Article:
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Virginians Split On Whether Racial Divisions Persist

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With the 50th anniversary of the March on Washington set to be observed this Wednesday, Virginians remain split on whether the U.S. is the country that Martin Luther King, Jr. hoped for in his "I Have a Dream" speech.

According to a poll by Quinnipiac University, 45 percent of Virginians believe that people today are judged by the content of their character, while 44 percent say that they are judged instead by the color of their skin. Opinions split along racial lines: 55 percent of white respondents said people were judged by the content of their character, while 71 percent of blacks said that they are judged by the color of their skin.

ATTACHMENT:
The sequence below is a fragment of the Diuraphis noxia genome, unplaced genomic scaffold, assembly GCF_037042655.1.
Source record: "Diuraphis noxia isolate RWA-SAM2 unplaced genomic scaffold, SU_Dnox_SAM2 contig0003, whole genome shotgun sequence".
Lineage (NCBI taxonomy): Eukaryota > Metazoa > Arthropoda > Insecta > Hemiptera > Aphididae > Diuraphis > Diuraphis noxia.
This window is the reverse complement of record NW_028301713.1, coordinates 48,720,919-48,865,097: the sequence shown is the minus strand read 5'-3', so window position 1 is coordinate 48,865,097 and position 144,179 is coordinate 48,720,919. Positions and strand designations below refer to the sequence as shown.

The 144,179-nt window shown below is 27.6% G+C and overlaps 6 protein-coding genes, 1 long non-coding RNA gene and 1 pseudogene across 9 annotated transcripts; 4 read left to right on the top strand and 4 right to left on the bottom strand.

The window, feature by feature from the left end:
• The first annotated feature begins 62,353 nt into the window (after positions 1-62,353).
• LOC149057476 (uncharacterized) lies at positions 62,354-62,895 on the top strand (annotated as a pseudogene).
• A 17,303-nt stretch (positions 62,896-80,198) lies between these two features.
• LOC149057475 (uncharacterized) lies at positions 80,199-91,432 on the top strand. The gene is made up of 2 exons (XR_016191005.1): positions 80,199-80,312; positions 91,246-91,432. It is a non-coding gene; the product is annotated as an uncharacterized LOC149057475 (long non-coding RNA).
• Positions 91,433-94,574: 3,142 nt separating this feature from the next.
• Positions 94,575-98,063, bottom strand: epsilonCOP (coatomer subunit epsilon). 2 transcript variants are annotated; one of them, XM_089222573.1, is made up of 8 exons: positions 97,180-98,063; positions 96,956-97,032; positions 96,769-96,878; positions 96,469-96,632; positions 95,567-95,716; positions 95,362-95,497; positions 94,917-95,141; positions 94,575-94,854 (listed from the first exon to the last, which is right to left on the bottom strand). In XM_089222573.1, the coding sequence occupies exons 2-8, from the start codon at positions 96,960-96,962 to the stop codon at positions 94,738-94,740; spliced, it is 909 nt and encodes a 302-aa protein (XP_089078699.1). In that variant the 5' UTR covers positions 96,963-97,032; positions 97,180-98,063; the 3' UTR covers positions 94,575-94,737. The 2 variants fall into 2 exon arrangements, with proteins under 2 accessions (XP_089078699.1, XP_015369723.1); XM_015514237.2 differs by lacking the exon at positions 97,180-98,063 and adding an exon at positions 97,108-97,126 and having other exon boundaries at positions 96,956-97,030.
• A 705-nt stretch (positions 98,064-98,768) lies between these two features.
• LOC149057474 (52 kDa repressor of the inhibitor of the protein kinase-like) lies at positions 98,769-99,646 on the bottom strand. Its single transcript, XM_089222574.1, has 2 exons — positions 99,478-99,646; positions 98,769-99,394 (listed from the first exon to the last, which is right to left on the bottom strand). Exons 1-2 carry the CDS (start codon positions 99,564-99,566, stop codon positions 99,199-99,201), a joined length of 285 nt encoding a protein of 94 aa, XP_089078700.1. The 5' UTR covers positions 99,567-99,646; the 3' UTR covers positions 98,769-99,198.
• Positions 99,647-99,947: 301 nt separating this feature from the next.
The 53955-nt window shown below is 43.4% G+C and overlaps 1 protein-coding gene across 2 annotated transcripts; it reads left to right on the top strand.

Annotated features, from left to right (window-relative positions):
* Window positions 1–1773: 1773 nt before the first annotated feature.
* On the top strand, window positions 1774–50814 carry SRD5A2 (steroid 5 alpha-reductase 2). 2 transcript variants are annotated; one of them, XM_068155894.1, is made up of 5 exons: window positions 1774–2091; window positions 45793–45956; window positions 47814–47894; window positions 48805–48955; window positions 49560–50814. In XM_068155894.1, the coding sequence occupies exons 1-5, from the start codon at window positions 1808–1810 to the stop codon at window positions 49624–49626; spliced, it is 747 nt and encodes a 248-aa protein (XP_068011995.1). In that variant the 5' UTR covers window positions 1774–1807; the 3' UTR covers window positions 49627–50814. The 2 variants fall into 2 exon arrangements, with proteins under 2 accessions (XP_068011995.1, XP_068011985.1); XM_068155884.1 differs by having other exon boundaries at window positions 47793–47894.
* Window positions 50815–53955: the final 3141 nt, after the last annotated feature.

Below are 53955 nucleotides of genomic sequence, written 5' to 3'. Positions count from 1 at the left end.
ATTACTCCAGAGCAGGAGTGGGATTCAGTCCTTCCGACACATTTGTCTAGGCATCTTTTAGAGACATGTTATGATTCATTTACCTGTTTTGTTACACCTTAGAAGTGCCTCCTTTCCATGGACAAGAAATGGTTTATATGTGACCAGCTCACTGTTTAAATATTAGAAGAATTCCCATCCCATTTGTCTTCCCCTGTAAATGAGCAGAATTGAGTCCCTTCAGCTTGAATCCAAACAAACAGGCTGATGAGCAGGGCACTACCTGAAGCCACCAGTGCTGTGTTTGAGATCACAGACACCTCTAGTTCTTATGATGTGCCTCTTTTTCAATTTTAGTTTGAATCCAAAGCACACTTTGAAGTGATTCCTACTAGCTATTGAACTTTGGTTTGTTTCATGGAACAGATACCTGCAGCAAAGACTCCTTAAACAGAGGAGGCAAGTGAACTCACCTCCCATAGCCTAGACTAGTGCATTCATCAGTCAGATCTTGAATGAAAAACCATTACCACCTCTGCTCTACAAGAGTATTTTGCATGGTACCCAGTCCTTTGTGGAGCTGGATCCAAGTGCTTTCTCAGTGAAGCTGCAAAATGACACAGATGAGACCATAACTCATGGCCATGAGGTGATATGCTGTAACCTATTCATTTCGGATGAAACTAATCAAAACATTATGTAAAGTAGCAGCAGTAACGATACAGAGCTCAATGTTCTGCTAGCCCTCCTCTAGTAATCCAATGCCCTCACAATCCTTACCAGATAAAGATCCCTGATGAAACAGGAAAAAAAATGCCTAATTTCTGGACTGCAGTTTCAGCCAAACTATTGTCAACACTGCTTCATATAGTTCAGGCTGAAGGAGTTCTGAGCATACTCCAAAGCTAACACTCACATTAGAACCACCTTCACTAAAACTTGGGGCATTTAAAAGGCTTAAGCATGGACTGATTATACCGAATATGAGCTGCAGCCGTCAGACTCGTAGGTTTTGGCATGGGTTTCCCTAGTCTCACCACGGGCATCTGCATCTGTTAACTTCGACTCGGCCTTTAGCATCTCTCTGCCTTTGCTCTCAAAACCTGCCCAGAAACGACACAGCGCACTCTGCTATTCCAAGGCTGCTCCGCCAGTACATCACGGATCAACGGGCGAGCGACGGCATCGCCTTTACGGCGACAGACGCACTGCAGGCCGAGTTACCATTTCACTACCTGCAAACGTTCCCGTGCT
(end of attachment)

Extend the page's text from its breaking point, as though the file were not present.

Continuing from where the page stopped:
Overall, the poll found that 60 percent of Virginians said that their children would live in a world less defined by race, though again race played a role in shaping that answer: 66 percent of whites said they were optimistic, while only 54 percent of blacks said the same.

The survey polled 1,589 Virginia adults with a margin of error of +/- 2.5 percentage points.

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